Several jobs followed over the next few years and writing time dropped but I continued with the novel and wrote a flurry of short stories. Then I read a comment somewhere to the effect that there was no market for comedy. So why am I writing comedy? I dropped A Clear Solution (yes, I was that easily influenced) and started writing a thriller. This in turn was dropped when I had an idea for a novelisation of an SF short story I had written. Then, unbelievably to me now, I launched into yet another novel length project. At this point I stopped and gave myself a shake. You’ve got to finish something. So A Clear Solution it was, being the project nearest completion..

I completed it, typed the end and felt pleased with myself, then looked at what I had – a mess. So of course more months of fleshing up, cutting out and joining loose ends before I felt it was ready.

Over the previous few years I’d learned a lot about writing and the publishing industry and was no longer quite so naive, so when I sent the novel out to a couple of targeted agents I did not expect it to be instantly accepted and my expectations were met in full. During the next months and years more than fifty agents and publishers turned it down. It could have been dispiriting (OK, it was dispiriting) but there had been three handwritten notes during that time with positive comments. I’d also posted 7000 words on youwriteon.com review site and received some excellent feedback, in fact reaching the top 20 on that site in one month. If any writers are looking for feedback I’d recommend it – if you have thick skin. The comments can be brutally honest.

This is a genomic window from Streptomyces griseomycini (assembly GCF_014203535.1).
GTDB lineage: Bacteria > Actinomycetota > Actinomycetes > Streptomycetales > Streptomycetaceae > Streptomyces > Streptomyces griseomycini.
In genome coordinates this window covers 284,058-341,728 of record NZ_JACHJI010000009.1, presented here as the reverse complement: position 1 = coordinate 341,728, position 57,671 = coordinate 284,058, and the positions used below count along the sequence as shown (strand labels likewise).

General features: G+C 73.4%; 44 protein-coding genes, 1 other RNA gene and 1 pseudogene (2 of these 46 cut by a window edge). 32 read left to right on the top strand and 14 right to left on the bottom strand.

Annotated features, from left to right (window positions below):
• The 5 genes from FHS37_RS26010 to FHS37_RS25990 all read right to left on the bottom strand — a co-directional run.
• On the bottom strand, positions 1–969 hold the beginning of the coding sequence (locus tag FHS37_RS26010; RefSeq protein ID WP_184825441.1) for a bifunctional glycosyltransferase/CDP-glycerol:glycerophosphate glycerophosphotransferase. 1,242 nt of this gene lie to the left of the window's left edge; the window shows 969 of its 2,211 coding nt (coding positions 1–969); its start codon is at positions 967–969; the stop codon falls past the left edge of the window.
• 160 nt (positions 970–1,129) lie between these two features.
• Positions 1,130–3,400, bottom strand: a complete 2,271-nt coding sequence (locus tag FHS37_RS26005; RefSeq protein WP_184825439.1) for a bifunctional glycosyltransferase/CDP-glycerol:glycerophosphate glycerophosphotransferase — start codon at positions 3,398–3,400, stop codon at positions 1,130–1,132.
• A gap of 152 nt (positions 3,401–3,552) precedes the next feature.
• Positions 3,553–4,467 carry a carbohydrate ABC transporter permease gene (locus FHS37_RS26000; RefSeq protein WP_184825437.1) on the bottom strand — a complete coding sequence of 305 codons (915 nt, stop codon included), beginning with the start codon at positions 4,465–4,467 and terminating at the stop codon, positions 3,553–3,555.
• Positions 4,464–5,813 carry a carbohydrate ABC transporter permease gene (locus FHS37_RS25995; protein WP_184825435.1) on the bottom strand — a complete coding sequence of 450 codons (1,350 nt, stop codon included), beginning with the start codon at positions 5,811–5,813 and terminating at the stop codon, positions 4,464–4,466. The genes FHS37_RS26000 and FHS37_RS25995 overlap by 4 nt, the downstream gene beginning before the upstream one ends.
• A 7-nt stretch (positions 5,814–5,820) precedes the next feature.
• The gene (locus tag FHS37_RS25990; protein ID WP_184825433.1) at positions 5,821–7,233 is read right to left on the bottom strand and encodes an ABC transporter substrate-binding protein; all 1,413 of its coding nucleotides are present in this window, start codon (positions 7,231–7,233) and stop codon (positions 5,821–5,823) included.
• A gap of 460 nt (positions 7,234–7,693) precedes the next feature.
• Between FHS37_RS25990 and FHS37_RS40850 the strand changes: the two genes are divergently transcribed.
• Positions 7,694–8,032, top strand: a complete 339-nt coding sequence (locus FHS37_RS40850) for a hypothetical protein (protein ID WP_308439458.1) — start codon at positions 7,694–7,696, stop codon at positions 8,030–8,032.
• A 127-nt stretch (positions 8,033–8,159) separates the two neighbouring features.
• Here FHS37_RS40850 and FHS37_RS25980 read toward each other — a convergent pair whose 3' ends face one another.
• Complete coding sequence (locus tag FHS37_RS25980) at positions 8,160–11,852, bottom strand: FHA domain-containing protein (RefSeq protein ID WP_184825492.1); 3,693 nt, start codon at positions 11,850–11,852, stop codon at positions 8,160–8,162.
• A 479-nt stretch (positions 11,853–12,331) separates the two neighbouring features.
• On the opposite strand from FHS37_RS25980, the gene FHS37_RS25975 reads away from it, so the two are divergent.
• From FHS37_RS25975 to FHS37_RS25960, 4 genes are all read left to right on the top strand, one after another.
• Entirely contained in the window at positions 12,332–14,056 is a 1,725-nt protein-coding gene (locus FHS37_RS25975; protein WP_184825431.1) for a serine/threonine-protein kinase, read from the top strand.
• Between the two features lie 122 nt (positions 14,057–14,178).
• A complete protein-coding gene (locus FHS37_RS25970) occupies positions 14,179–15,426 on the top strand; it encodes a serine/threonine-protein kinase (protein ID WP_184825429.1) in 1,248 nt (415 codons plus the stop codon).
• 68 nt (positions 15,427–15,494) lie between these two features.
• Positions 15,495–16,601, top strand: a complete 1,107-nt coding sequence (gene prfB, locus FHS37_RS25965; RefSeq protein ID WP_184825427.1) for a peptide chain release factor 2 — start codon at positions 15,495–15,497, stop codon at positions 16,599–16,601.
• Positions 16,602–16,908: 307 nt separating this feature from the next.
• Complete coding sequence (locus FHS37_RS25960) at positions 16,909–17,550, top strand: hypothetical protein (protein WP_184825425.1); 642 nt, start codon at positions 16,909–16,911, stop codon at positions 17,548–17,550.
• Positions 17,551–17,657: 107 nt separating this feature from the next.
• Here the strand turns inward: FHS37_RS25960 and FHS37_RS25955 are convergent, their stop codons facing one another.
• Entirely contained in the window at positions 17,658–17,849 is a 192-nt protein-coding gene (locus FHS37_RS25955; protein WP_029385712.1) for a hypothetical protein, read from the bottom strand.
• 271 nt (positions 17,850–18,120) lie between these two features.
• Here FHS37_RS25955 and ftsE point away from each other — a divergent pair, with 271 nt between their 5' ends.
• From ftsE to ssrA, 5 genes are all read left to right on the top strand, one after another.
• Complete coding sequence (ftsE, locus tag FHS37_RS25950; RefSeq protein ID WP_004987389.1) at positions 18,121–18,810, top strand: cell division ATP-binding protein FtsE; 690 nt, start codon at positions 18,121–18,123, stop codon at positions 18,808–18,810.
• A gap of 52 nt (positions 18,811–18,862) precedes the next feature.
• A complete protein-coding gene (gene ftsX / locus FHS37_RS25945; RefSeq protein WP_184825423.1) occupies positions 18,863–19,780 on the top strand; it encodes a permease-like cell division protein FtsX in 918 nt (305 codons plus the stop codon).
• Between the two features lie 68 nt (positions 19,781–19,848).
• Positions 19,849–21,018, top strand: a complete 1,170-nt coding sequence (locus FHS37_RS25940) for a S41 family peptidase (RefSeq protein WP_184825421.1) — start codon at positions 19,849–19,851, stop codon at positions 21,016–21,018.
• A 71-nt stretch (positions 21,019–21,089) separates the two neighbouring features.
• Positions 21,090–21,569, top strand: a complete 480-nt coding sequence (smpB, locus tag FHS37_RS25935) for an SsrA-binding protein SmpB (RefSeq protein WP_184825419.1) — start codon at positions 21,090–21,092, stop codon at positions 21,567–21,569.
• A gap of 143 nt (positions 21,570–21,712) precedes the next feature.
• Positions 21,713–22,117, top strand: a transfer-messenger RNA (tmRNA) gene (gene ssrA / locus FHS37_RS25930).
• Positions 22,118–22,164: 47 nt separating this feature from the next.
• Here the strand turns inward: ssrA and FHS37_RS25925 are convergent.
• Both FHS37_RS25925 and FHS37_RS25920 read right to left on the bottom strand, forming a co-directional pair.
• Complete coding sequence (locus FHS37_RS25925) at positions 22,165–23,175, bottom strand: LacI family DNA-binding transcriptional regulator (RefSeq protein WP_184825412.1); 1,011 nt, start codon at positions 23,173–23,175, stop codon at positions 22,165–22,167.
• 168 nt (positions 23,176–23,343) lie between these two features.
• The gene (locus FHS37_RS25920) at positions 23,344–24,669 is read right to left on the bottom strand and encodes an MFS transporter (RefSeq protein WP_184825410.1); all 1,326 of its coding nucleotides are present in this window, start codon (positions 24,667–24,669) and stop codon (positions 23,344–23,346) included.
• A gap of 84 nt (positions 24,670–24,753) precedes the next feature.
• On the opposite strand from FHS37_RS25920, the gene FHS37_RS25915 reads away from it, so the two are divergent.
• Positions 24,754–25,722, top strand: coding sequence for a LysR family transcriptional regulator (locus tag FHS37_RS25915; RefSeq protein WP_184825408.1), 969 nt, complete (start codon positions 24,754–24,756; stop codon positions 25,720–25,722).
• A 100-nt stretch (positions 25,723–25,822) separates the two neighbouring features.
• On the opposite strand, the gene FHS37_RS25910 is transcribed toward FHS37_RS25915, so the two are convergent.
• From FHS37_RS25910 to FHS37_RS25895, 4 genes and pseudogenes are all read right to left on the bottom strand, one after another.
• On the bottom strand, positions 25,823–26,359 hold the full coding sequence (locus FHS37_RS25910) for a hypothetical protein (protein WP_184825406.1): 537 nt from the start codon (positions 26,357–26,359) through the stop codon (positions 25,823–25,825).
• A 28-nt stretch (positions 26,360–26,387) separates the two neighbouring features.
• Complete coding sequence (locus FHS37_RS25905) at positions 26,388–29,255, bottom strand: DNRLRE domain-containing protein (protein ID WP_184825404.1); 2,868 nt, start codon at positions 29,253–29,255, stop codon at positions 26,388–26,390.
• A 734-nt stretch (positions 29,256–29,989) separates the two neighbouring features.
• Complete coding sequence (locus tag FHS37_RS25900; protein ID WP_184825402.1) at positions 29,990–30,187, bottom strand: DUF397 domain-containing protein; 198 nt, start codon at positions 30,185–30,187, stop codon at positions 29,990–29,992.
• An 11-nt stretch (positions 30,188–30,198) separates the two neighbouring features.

While this was going on I completed the thriller and the SF novel and began to look for interest in those.

I had consigned A Clear Solution to the back burner and decided that it was my candidate for self publication should I decide to take that road, when I heard about Accent Press looking for submissions in an article in Writing Magazine. They were looking for crime rather than humour, well the novel has crooked policemen and a number of suspicious deaths so why not? I sent it away and forgot about it.